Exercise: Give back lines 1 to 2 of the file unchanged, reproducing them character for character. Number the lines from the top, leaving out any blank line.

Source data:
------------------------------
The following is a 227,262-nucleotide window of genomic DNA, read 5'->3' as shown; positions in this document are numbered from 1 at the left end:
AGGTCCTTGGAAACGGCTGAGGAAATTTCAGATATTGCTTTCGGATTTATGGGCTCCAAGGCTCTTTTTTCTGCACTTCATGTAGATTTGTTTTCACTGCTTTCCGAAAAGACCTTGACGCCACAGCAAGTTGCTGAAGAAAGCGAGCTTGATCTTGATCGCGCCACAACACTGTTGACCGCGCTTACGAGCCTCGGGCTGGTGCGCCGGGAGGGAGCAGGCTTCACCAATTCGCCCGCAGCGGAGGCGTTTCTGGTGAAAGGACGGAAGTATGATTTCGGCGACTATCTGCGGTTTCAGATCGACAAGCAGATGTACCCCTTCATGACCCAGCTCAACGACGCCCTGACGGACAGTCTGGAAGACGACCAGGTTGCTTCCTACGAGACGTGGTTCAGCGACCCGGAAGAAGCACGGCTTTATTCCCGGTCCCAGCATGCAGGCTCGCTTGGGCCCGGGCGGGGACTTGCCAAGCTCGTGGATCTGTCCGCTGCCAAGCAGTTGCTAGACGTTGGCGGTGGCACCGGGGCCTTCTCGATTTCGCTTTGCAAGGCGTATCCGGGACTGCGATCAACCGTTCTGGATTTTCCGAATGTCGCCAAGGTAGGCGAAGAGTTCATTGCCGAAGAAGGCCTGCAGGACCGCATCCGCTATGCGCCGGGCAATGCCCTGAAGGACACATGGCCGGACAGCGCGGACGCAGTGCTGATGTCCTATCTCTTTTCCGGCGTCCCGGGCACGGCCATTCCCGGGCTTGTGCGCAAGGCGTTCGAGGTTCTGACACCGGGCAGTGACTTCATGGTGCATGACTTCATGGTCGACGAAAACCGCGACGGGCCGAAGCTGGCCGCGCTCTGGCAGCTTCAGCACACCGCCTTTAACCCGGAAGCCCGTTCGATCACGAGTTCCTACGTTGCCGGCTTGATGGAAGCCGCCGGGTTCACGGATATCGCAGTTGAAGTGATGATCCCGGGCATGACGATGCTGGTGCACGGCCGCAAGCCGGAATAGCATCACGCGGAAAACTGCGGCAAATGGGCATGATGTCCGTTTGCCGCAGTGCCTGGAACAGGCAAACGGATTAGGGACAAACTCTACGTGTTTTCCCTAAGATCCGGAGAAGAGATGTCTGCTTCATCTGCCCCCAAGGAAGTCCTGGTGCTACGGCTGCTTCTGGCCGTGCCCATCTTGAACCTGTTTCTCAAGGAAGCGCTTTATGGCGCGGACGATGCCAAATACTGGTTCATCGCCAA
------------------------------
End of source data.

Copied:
The following is a 227,262-nucleotide window of genomic DNA, read 5'->3' as shown; positions in this document are numbered from 1 at the left end:
AGGTCCTTGGAAACGGCTGAGGAAATTTCAGATATTGCTTTCGGATTTATGGGCTCCAAGGCTCTTTTTTCTGCACTTCATGTAGATTTGTTTTCACTGCTTTCCGAAAAGACCTTGACGCCACAGCAAGTTGCTGAAGAAAGCGAGCTTGATCTTGATCGCGCCACAACACTGTTGACCGCGCTTACGAGCCTCGGGCTGGTGCGCCGGGAGGGAGCAGGCTTCACCAATTCGCCCGCAGCGGAGGCGTTTCTGGTGAAAGGACGGAAGTATGATTTCGGCGACTATCTGCGGTTTCAGATCGACAAGCAGATGTACCCCTTCATGACCCAGCTCAACGACGCCCTGACGGACAGTCTGGAAGACGACCAGGTTGCTTCCTACGAGACGTGGTTCAGCGACCCGGAAGAAGCACGGCTTTATTCCCGGTCCCAGCATGCAGGCTCGCTTGGGCCCGGGCGGGGACTTGCCAAGCTCGTGGATCTGTCCGCTGCCAAGCAGTTGCTAGACGTTGGCGGTGGCACCGGGGCCTTCTCGATTTCGCTTTGCAAGGCGTATCCGGGACTGCGATCAACCGTTCTGGATTTTCCGAATGTCGCCAAGGTAGGCGAAGAGTTCATTGCCGAAGAAGGCCTGCAGGACCGCATCCGCTATGCGCCGGGCAATGCCCTGAAGGACACATGGCCGGACAGCGCGGACGCAGTGCTGATGTCCTATCTCTTTTCCGGCGTCCCGGGCACGGCCATTCCCGGGCTTGTGCGCAAGGCGTTCGAGGTTCTGACACCGGGCAGTGACTTCATGGTGCATGACTTCATGGTCGACGAAAACCGCGACGGGCCGAAGCTGGCCGCGCTCTGGCAGCTTCAGCACACCGCCTTTAACCCGGAAGCCCGTTCGATCACGAGTTCCTACGTTGCCGGCTTGATGGAAGCCGCCGGGTTCACGGATATCGCAGTTGAAGTGATGATCCCGGGCATGACGATGCTGGTGCACGGCCGCAAGCCGGAATAGCATCACGCGGAAAACTGCGGCAAATGGGCATGATGTCCGTTTGCCGCAGTGCCTGGAACAGGCAAACGGATTAGGGACAAACTCTACGTGTTTTCCCTAAGATCCGGAGAAGAGATGTCTGCTTCATCTGCCCCCAAGGAAGTCCTGGTGCTACGGCTGCTTCTGGCCGTGCCCATCTTGAACCTGTTTCTCAAGGAAGCGCTTTATGGCGCGGACGATGCCAAATACTGGTTCATCGCCAA